In ancient India, ginger was not significant as a spice, but it was mahabheshaj, mahaoush-adhi, literally meaning the great cure, the great medicine. For the ancient Indian, ginger was the god-given panacea for a number of ailments. That may be the reason why ginger found a prime place in the ancient Ayurvedic texts of Charaka (Charaka samhita) and Susruth (Sushrutha samhita). In Ashtangahridyam of Vagbhatt (a very important ancient Ayurvedic text), ginger is recommended along with other herbs for the cure of elephantiasis, gout, extenuating the juices, and purifying the skin from all spots arising from scorbutic acidities. Ginger is also recommended when exotic faculties were impaired due to indigestion.
The earliest mention of ginger cultivation is probably by Rabbi Benjamin Tudella, who traveled between 1159 and 1173 a.d., and gave an account of spices grown on the west coast of India. Tudella gives a vivid description of the place and trade in spices as well as cultivation of spices in and around the ancient port of Quilon in the State of Kerala (Mahindru, 1982). Marco Polo (A.D. 1298), in his famous travelogue, writes: "good ginger also grows here and is known by the name of Quilon ginger. Pepper also grows in abundance throughout the country" (translation by Menon, 1929). Another traveler, Friar Odoric (A.D. 1322), writes. "Quilon is at the extremity of pepper forests towards the south. Ginger is grown here, better than anywhere else in the world and in huge quantities." In those days Calicut, Cochin, Aleppey and Quilon were the ports through which all the spices were traded with the Western World. Nicolo Contai (A.D. 1430)
describes Calicut as the "Spice Emporium of the East." He described it as a maritime city of 8 miles in circumference, a notable emporium for the whole of India abounding in pepper, aloe, ginger, and a large kind of cinnamon, myrobalans, and zedoary. Linschotten (1596) gives a very interesting account of the spices. He states that ginger grew in many parts of India, but the best and the most exported grew on the coast of Malabar. He described the method of cultivation and preparation that appear to be similar to the present-day practices. Linschotten also wrote about the ginger trade and mentioned that ginger was mainly brought to Portugal and Spain from the West Indies, indicating the fact that the Portuguese were successful in cultivating ginger extensively in Jamaica and the adjoining West Indies Islands. Fluckiger and Hanbury (1874) writes: "it [ginger] was shipped for commercial purposes from the Islands of St. Domingo as early at least as 1585 and from Barbadoes in 1654. Reny (1807) mentions that in 1541, 22053 cwt of dry ginger was exported from West Indies to Spain" (Watt, 1872).
The most significant event in the history of the spices trade was the landing of Vasco da Gama on the west coast of India. Da Gama started from Lisbon in Portugal, arrived at Mozambique in March 1498, and from there he reached Mlinde by the end of April. The king of Mlinde advised da Gama to sail to Calicut and arranged an Arab pilot to help him. This Arab brought the Portuguese across the Arabian Sea in 20 days, and on May 17, 1498, da Gama anchored at Kappad, a hamlet near Calicut. Following this, a wave of expeditions arrived on the west coast of India (known at that time as the Malabar Coast), and the trade with Europe flourished. The arrival of the Portuguese also signaled the end of the Arab monopoly on the spices trade. Da Gama again came to India commanding an armada of 15 ships. By using all the techniques of intimidation, he entered into an alliance with the king of Cochin and secured all the rights of the spices trade from him. Subsequently in 1513 a.d., a treaty was signed with the king of Calicut (known as Zamorin), ending the decade-long fight between the two. By this treaty Portugal got the license to trade spices freely, although under the ineffectual supervision of the Zamorin government. However, there was no restriction in procuring ginger directly from the growers (Mahendru, 1982).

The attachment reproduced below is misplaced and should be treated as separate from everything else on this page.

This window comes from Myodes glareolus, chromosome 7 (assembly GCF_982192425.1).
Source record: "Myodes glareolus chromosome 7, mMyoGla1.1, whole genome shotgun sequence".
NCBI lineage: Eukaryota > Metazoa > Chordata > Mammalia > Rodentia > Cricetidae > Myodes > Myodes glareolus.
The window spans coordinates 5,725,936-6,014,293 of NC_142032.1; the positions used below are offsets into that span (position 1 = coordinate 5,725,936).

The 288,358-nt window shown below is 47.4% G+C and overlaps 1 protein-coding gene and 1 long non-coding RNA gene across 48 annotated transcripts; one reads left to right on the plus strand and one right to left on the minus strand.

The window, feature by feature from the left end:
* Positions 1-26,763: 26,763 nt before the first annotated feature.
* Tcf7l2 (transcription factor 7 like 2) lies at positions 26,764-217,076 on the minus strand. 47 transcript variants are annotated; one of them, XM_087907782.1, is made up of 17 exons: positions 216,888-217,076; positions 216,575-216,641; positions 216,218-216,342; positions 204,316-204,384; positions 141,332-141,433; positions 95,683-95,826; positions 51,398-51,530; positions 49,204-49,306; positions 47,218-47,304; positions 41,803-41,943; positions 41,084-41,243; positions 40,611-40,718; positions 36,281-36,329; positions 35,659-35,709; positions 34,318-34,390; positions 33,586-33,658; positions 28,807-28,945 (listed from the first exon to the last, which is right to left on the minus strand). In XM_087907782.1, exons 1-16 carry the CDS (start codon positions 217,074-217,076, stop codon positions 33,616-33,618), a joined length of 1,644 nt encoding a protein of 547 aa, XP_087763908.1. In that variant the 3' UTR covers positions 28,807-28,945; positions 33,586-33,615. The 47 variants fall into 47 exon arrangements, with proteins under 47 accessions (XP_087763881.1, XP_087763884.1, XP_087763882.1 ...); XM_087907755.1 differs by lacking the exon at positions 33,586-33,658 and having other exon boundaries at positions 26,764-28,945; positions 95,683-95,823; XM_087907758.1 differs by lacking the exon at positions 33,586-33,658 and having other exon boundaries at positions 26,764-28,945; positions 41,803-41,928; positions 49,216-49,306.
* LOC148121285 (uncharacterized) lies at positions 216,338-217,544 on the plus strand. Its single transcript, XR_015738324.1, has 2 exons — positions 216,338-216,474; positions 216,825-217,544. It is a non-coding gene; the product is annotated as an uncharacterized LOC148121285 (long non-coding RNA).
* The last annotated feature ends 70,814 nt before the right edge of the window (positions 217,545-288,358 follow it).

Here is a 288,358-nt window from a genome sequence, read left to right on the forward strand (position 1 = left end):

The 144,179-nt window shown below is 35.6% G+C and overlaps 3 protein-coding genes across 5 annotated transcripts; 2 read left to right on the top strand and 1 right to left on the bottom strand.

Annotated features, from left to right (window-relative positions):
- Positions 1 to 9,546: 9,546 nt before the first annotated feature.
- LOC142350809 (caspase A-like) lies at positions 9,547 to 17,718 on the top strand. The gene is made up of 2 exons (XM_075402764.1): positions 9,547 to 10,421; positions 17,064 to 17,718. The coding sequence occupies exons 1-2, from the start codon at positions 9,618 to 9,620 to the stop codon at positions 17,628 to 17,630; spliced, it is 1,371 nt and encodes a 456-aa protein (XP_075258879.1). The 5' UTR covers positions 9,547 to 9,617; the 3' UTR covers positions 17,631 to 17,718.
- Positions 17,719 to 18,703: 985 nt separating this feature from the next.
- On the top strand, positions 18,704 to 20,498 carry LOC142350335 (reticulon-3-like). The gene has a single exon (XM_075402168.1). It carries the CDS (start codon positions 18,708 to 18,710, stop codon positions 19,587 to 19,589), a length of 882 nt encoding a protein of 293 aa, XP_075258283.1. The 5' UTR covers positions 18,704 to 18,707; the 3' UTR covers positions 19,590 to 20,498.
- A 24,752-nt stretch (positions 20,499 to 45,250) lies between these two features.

When the Portuguese started exporting spices directly to Europe, they forced the growers to cultivate almost every inch of land with pepper and ginger. This helped the growers in a way, as they were free from the bondage of a few big merchants. But the Portuguese could not continue alone for long. The Dutch arrived on the scene and they drove out the Portuguese practically from the entire west coast. The Dutch controlled the spices trade on the west coast of India only for a short while, as they concentrated more on East Indies. The powerful Travancore king defeated them. As time rolled on, the spices trade ultimately passed on to the British in the decades that followed.